We got hack because of a bad security on our server. The hacker got access of the database probably from a php file holding database credentials in the html folder. The /var/www/html folder had root privileges and 777 permissions. Could the hacker have had injected anything outside the /var/www/html folder? Do we have to reset our server, or proper security would do?

Note that we already changed permissions and ownership of the html folder and files inside. We also changed the database credentials and implemented some MySQL security. Also blocked all ports except for the http, https and ssh port (change the ssh port as well)

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    There's never a way to be sure. Nuke the server from the orbit and reinstall if you had backup or start over again. – Sergiy Kolodyazhnyy Jan 29 at 14:56
  • It depends how they got access to the server. Maybe they managed to discover some user's password that has sudo access. In that case, I would assume the worst. – Dan Jan 29 at 14:56
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    It is not right on the topic, but here are presented few ideas about Apache's security improvement: I need rules to drop some malicious Apache connection – pa4080 Jan 29 at 16:05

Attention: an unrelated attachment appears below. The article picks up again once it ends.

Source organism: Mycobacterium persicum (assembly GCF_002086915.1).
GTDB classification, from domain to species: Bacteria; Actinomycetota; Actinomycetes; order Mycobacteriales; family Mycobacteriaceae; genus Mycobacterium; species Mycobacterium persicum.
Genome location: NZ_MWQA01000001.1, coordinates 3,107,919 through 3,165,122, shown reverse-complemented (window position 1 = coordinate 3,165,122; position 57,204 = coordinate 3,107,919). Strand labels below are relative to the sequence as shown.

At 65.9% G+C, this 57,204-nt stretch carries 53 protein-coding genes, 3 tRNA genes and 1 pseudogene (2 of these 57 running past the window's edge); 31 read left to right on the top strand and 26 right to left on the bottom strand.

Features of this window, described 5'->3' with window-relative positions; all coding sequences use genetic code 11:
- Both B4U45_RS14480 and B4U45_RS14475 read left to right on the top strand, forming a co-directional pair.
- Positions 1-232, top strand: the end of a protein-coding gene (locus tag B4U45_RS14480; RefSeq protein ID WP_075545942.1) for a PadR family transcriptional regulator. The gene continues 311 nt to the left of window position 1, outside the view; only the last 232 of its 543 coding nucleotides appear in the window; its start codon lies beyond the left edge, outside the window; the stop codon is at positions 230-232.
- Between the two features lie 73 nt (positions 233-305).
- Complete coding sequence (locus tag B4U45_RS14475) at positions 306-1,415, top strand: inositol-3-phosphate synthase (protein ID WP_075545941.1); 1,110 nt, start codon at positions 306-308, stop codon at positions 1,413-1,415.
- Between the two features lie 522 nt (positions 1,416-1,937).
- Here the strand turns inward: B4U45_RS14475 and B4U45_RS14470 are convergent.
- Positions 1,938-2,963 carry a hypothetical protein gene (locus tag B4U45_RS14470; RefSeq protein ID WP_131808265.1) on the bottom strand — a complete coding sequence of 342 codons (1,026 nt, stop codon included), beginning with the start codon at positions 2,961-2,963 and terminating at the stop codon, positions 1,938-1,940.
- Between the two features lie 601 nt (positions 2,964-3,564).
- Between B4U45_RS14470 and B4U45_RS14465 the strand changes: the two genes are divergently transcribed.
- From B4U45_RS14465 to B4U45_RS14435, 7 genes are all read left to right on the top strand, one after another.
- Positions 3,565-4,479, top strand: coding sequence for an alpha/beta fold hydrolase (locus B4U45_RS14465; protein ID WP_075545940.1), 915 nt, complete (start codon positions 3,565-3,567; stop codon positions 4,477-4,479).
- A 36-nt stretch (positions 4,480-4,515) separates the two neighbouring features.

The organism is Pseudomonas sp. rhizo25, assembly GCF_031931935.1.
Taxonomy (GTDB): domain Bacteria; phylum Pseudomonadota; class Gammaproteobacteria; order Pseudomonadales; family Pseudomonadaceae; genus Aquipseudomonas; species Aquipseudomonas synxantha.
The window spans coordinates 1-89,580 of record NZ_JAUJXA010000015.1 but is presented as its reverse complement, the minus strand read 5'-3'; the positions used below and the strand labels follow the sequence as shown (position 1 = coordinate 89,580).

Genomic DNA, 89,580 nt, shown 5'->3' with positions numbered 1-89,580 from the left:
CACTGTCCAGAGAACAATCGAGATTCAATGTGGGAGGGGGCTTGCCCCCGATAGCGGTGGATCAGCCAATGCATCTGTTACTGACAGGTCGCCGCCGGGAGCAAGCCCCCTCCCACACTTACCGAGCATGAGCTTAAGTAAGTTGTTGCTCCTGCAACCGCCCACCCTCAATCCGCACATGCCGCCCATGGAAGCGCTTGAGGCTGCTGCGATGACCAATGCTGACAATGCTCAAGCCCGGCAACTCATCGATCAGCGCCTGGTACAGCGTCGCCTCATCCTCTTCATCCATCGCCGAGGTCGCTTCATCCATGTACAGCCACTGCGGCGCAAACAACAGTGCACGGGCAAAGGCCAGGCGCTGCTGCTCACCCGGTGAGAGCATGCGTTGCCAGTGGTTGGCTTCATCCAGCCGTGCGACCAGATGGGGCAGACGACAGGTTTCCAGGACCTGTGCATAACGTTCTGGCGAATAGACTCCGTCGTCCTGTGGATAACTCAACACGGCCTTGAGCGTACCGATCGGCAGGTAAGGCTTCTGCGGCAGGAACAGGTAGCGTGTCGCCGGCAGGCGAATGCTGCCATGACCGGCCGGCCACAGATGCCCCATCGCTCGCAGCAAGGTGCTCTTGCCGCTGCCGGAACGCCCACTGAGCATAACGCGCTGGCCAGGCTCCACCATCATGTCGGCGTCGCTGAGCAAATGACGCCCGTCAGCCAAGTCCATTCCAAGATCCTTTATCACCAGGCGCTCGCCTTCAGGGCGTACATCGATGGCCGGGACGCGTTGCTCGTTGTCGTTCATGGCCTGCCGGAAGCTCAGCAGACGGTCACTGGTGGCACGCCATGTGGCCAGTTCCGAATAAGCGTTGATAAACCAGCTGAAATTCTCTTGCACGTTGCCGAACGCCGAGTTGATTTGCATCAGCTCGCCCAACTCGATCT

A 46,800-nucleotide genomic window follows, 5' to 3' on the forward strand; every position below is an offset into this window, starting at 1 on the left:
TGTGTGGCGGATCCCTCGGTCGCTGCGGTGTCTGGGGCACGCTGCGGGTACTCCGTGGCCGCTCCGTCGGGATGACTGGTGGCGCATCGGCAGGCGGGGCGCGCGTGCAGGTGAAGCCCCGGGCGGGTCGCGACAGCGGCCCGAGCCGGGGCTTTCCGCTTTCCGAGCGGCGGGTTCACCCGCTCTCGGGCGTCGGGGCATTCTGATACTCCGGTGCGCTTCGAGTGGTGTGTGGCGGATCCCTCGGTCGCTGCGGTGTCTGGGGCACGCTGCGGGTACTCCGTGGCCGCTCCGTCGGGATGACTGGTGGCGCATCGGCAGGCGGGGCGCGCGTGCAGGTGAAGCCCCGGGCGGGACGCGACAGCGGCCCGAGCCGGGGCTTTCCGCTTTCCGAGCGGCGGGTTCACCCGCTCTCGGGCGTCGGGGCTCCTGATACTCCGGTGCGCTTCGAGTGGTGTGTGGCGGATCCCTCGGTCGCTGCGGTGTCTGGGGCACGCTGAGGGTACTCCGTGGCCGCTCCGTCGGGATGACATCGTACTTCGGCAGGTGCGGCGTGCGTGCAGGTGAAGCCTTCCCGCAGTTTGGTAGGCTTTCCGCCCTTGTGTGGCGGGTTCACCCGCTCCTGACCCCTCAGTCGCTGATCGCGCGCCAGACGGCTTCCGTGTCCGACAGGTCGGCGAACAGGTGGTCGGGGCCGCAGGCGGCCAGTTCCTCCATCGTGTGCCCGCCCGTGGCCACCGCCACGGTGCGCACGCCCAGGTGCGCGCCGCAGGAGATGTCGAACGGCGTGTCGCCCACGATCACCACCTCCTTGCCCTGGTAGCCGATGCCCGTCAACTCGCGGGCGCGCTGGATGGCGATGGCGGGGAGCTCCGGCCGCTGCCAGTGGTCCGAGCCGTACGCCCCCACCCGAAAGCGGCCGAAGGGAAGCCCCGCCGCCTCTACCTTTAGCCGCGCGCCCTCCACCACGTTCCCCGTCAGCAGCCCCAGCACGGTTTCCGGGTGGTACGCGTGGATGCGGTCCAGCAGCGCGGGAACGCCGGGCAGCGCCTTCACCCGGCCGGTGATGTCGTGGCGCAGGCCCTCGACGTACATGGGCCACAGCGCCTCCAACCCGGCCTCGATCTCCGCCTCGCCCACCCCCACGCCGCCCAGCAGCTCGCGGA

• seems the only way they got there is from the permissions, there were no other sudo users than root and we didnt have a backup. Since there was no backup, its gonna be a pain to reconfigure everything that's why I need to if they were able to get past the html folder. What do u think? – Cayenne Jan 29 at 19:38

Assuming you're using a basic Apache2 setup, all apache2 processes and PHP code executed was ran as the user:group www-data:www-data which limits where it can write data. An attacker would likely have access to:

  • Your SQL databases since the credentials very likely had to be stored somewhere www-data could read, otherwise your web-app (eg. Wordpress) wouldn't be capable of connecting to your database.

  • Any files in your /home/* directories, except files where permissions were 600 or similar, such as SSH keys. This means an attacker wouldn't have access to your SSH keys under most circumstances.

  • Any API tokens ore other files stored in /var/www/html

  • Any configuration files in /etc that didn't have restricted permissions. It's worth noting that /etc/letsencrypt/live has restricted permissions and cannot be read via www-data so your SSL keys should be safe.

In any case I would suggest distrusting any credentials on the system, such as SSH keys, API tokens and issuing new SSL certificates to be safe. You can so do a find / -group www-data to see any files created by www-data since there could be some random areas writable such as /tmp, places PHP sessions are stored, /var/run, etc.

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